Don’t feed the wild ANIMALS
Wild animals feed themselves, since our various bodies of water provide the conditions needed for their survival. The different nutrients they find in nature are high in protein, vitamins and mineral salts, ensuring them a constant and balanced supply.
Why not feed the wild ANIMALS?
It is important to mention that visitors must never, at any time, feed the wild ducks. When we feed them, we reduce their ability to find food and lead them to depend on humans, thereby compromising their survival instinct when dealing with predators.
Furthermore, feeding wild ducks can make them sick, increase the number of offspring they produce, disrupt the species’ natural balance, or attract rodents to the edge of the pond.
When all is said and done, the best thing we can do to preserve the health of these ducks is to let nature do its job. This way, the fauna remains wild and draws its food and shelter from nature.
Consequences of overfeeding
Many of you are still feeding the ducks and geese at Charbonneau Park! But since they have become increasingly numerous on the park’s shoreline, we have had to resort to Harris’s Hawk to chase them away and reduce their numbers. In fact, their concentration threatens the sanitation of the Park’s sports facilities.
Geese are migratory birds. Let them rest and leave again without feeding them, so as not to disrupt their natural balance.
A tip for residents of riverfront properties: add shrubs and trees along the shoreline to make it less appealing to geese that tend to favour open areas with short grass.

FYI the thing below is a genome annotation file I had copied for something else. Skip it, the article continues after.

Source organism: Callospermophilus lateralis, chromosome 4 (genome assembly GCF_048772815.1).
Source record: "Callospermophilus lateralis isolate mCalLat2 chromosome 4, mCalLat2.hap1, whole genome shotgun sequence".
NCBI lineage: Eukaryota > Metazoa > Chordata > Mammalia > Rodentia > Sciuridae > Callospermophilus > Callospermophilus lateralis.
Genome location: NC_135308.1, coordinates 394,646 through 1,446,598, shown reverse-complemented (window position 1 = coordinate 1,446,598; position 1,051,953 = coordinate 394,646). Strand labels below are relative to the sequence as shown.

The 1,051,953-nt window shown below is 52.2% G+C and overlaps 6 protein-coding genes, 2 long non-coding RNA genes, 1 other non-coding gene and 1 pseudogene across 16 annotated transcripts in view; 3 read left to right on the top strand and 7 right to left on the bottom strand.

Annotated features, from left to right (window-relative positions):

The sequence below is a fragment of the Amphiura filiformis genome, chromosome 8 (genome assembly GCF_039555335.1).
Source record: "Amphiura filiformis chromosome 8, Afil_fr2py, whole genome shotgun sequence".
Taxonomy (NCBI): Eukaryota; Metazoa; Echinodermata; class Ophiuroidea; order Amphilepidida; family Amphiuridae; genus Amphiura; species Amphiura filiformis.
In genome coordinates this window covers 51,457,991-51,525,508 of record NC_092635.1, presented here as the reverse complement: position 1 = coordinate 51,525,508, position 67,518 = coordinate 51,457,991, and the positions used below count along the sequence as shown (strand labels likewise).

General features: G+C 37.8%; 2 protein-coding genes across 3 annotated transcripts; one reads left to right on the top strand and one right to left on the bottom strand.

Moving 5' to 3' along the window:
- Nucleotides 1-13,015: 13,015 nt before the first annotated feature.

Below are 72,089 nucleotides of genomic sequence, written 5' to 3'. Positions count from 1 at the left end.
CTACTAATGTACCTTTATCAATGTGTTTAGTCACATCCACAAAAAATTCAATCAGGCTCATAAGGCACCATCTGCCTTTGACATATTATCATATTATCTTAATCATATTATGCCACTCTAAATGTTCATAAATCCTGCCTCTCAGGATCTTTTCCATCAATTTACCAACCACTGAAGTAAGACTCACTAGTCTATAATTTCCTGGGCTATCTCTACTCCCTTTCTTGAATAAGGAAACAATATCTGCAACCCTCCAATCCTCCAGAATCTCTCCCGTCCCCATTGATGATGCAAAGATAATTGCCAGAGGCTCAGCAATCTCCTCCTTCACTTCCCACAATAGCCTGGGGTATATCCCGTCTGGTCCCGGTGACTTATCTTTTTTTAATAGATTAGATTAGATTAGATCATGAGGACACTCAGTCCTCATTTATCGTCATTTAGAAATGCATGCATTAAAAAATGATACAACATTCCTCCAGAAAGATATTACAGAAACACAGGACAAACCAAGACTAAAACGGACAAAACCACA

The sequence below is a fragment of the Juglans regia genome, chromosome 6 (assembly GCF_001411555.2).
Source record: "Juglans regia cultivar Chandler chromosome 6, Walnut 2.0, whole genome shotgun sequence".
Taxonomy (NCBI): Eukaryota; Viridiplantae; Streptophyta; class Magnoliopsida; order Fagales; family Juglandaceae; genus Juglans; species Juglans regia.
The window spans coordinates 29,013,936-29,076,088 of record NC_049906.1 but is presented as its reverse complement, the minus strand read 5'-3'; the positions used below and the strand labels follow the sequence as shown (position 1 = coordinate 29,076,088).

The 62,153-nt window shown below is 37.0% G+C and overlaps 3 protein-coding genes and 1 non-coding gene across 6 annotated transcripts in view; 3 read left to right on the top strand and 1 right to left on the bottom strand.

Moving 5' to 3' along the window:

In addition to being unsuited to their dietary needs and giving rise to nutritional deficiencies, overfeeding can alter their migratory behaviour and result in the degradation of their habitat due to trampling, grazing and an overabundance of droppings. If you like watching birds and wild animals, you would do better to provide them, through a choice of interesting plants, with natural food and shelter (viburnums, shadbushes, trees, etc.), which they can use themselves.
Did you know?
The duck pond located in Charbonneau Park near the Town Hall is not actually intended for that purpose. It is actually a stormwater retention pond designed to limit the amount of water entering the Town's water system. In this way, it prevents too much rainwater from flowing too quickly into the river, which can cause rapid pollution, and at the same time, it provides hydraulic management to avoid backups or storm flooding.
This pond requires an annual maintenance consisting of a complete cleaning of the membrane constituting the bottom of the pond which is done in spring by a specialized company. Thereafter, the maintenance of the small dam is done by the public works team. When these steps are completed, the dam is closed and at that time, the pond begins to fill naturally during rainfall. It fills up naturally according to the wishes of Mother Nature.
In order to make the usefulness to the pleasant, during the summer, the pond constitutes a favourable place for the bathing of the wild ducks of the area.